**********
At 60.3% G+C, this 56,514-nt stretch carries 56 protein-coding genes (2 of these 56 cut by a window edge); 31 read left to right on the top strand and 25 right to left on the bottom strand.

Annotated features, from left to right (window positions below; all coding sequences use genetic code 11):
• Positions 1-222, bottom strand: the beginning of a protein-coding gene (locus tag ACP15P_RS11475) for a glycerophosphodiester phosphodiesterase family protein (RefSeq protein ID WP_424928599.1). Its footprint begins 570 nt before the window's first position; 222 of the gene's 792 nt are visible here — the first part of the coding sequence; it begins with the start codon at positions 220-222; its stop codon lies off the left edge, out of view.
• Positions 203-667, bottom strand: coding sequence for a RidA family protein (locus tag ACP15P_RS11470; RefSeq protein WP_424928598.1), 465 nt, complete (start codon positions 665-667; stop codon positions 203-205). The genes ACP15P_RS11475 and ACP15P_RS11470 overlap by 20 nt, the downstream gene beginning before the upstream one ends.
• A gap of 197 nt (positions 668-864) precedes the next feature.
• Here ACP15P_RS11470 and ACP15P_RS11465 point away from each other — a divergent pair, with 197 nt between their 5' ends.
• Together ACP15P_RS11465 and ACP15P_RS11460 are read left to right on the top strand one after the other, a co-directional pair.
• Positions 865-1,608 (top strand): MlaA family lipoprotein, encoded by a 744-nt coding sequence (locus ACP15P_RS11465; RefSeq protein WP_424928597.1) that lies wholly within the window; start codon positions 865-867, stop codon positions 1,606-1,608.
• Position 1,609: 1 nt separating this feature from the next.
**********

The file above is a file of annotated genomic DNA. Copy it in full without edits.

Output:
At 60.3% G+C, this 56,514-nt stretch carries 56 protein-coding genes (2 of these 56 cut by a window edge); 31 read left to right on the top strand and 25 right to left on the bottom strand.

Annotated features, from left to right (window positions below; all coding sequences use genetic code 11):
• Positions 1-222, bottom strand: the beginning of a protein-coding gene (locus tag ACP15P_RS11475) for a glycerophosphodiester phosphodiesterase family protein (RefSeq protein ID WP_424928599.1). Its footprint begins 570 nt before the window's first position; 222 of the gene's 792 nt are visible here — the first part of the coding sequence; it begins with the start codon at positions 220-222; its stop codon lies off the left edge, out of view.
• Positions 203-667, bottom strand: coding sequence for a RidA family protein (locus tag ACP15P_RS11470; RefSeq protein WP_424928598.1), 465 nt, complete (start codon positions 665-667; stop codon positions 203-205). The genes ACP15P_RS11475 and ACP15P_RS11470 overlap by 20 nt, the downstream gene beginning before the upstream one ends.
• A gap of 197 nt (positions 668-864) precedes the next feature.
• Here ACP15P_RS11470 and ACP15P_RS11465 point away from each other — a divergent pair, with 197 nt between their 5' ends.
• Together ACP15P_RS11465 and ACP15P_RS11460 are read left to right on the top strand one after the other, a co-directional pair.
• Positions 865-1,608 (top strand): MlaA family lipoprotein, encoded by a 744-nt coding sequence (locus ACP15P_RS11465; RefSeq protein WP_424928597.1) that lies wholly within the window; start codon positions 865-867, stop codon positions 1,606-1,608.
• Position 1,609: 1 nt separating this feature from the next.